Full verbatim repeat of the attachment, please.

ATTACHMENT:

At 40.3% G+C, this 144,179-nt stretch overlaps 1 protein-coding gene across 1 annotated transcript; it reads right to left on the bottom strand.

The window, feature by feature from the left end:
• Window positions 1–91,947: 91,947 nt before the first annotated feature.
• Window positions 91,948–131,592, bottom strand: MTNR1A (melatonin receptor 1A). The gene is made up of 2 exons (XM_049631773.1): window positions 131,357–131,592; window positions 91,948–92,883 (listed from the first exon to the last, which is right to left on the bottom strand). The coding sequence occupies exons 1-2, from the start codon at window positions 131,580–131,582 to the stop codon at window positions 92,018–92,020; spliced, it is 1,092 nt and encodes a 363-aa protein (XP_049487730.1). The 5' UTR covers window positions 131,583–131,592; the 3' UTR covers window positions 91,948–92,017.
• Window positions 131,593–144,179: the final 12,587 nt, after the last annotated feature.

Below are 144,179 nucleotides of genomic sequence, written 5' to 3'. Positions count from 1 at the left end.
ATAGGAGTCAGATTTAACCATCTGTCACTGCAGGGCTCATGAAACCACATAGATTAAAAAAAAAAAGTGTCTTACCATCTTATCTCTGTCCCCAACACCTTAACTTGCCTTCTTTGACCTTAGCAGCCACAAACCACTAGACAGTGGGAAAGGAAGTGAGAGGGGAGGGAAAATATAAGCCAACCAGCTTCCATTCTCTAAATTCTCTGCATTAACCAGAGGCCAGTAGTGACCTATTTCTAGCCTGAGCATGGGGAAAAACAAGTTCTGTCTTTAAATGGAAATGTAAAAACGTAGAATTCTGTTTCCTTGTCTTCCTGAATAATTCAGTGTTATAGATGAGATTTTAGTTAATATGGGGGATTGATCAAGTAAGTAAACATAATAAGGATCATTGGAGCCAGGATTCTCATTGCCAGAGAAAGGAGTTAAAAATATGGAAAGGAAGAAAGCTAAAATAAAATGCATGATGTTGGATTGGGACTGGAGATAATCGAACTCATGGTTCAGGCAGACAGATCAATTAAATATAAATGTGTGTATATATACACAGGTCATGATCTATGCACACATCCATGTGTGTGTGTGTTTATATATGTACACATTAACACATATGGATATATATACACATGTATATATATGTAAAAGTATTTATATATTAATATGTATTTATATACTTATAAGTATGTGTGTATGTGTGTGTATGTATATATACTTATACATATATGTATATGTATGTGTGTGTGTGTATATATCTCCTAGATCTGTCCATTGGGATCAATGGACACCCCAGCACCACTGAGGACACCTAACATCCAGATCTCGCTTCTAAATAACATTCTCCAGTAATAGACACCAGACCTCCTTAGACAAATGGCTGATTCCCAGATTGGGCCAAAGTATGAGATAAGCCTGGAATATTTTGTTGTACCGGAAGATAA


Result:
At 40.3% G+C, this 144,179-nt stretch overlaps 1 protein-coding gene across 1 annotated transcript; it reads right to left on the bottom strand.

The window, feature by feature from the left end:
• Window positions 1–91,947: 91,947 nt before the first annotated feature.
• Window positions 91,948–131,592, bottom strand: MTNR1A (melatonin receptor 1A). The gene is made up of 2 exons (XM_049631773.1): window positions 131,357–131,592; window positions 91,948–92,883 (listed from the first exon to the last, which is right to left on the bottom strand). The coding sequence occupies exons 1-2, from the start codon at window positions 131,580–131,582 to the stop codon at window positions 92,018–92,020; spliced, it is 1,092 nt and encodes a 363-aa protein (XP_049487730.1). The 5' UTR covers window positions 131,583–131,592; the 3' UTR covers window positions 91,948–92,017.
• Window positions 131,593–144,179: the final 12,587 nt, after the last annotated feature.

Below are 144,179 nucleotides of genomic sequence, written 5' to 3'. Positions count from 1 at the left end.
ATAGGAGTCAGATTTAACCATCTGTCACTGCAGGGCTCATGAAACCACATAGATTAAAAAAAAAAAGTGTCTTACCATCTTATCTCTGTCCCCAACACCTTAACTTGCCTTCTTTGACCTTAGCAGCCACAAACCACTAGACAGTGGGAAAGGAAGTGAGAGGGGAGGGAAAATATAAGCCAACCAGCTTCCATTCTCTAAATTCTCTGCATTAACCAGAGGCCAGTAGTGACCTATTTCTAGCCTGAGCATGGGGAAAAACAAGTTCTGTCTTTAAATGGAAATGTAAAAACGTAGAATTCTGTTTCCTTGTCTTCCTGAATAATTCAGTGTTATAGATGAGATTTTAGTTAATATGGGGGATTGATCAAGTAAGTAAACATAATAAGGATCATTGGAGCCAGGATTCTCATTGCCAGAGAAAGGAGTTAAAAATATGGAAAGGAAGAAAGCTAAAATAAAATGCATGATGTTGGATTGGGACTGGAGATAATCGAACTCATGGTTCAGGCAGACAGATCAATTAAATATAAATGTGTGTATATATACACAGGTCATGATCTATGCACACATCCATGTGTGTGTGTGTTTATATATGTACACATTAACACATATGGATATATATACACATGTATATATATGTAAAAGTATTTATATATTAATATGTATTTATATACTTATAAGTATGTGTGTATGTGTGTGTATGTATATATACTTATACATATATGTATATGTATGTGTGTGTGTGTATATATCTCCTAGATCTGTCCATTGGGATCAATGGACACCCCAGCACCACTGAGGACACCTAACATCCAGATCTCGCTTCTAAATAACATTCTCCAGTAATAGACACCAGACCTCCTTAGACAAATGGCTGATTCCCAGATTGGGCCAAAGTATGAGATAAGCCTGGAATATTTTGTTGTACCGGAAGATAA